The greatest book of all time

In the interest of making this blog more accessible to a variety of folks interested in educational technology, and not just budding Linux geeks like me, I started thinking this weekend about interesting ways to bring technology into the average classroom. (For a little bit of background, see the talkback linked here) What are good ways, for instance, to incorporate technology into a history class or the English curriculum at your school?

In the interest of making this blog more accessible to a variety of folks interested in educational technology, and not just budding Linux geeks like me, I started thinking this weekend about interesting ways to bring technology into the average classroom. (For a little bit of background, see the talkback linked here) What are good ways, for instance, to incorporate technology into a history class or the English curriculum at your school?

The first thing that came to mind was an incredible book by Neal Stephenson called Cryptonomicon. Feel free to share some interesting reading selections below, but Cryptonomicon stands out for me because it touches on so many areas of American history (with some reasonable degree of accuracy), the history of technology, modern computer science, mathematics, and, obviously, cryptography.

The book is not for the faint of heart. The paperback is 1168 pages of historical fiction, peppered liberally with real math (equations and everything), World War II espionage, and several remarkable (and fairly accurate) appearances by Alan Turing. While the key term there is fiction, I learned more about World War II from this book than I did in any of my history classes. The book itself was engaging enough that I was actually inspired to do some research on the time period, particularly on the codebreaking that was so central to much of what we did in Europe during the War.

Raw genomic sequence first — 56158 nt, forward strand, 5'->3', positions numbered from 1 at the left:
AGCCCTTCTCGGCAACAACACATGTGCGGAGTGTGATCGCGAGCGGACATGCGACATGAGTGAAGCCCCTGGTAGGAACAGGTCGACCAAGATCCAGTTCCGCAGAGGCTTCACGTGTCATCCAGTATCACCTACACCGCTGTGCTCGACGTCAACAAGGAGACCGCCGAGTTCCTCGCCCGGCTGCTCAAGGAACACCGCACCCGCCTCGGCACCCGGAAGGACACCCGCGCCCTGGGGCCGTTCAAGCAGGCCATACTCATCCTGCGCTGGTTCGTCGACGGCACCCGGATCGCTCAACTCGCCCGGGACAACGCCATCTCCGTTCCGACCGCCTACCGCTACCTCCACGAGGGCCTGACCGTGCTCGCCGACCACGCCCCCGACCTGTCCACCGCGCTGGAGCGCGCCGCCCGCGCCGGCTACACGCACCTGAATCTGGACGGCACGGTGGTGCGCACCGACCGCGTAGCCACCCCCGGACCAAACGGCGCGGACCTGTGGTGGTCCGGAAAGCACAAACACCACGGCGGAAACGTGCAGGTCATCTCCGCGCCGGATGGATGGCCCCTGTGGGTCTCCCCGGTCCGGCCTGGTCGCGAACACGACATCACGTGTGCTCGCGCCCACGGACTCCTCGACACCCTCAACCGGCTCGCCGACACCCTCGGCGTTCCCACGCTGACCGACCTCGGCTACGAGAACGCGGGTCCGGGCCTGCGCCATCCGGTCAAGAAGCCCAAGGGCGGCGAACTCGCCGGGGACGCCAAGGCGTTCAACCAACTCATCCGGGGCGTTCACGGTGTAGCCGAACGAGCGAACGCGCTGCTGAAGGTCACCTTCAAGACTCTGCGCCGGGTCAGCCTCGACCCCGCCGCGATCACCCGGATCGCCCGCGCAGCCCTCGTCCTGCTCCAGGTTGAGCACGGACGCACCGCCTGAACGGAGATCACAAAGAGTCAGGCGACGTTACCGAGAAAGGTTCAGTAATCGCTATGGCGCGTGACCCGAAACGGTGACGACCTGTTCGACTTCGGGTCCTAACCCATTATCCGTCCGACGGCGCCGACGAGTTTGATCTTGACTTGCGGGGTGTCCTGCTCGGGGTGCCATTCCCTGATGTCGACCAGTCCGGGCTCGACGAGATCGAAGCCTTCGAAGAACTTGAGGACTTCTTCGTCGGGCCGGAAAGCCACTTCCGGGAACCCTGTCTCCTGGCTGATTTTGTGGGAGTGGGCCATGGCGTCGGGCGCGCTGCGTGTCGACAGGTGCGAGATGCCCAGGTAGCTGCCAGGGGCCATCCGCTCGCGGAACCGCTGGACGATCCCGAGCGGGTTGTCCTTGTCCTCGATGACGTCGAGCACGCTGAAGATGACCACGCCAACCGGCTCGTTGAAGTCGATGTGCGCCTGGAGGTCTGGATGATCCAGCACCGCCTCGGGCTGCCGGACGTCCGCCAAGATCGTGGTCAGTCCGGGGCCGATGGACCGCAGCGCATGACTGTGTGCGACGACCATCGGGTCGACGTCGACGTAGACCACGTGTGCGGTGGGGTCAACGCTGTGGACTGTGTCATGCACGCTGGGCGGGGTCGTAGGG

This is a book that bears discussion in class, whether English (for the literary pieces and twisting plot elements), US History (for the remarkably accurate depictions of "behind the scenes" WWII), a political science class, any fairly advanced mathematics class, or certainly, any computing course. Perhaps one of the best in-class exercises is to conduct follow up research and dissect the history from the fiction. Similarly, no discussion of computer science, algorithms, or modern cryptography is complete without mention of Turing's research.

True, this book appealed to me because I'm a mathy geek. However, as a quarter- or semester-long project, Cryptonomicon can drive a lot of high school class activities. If not, every teacher should read it anyway, since it's utterly brilliant and can at least provide fodder for in-class lectures for a day or two.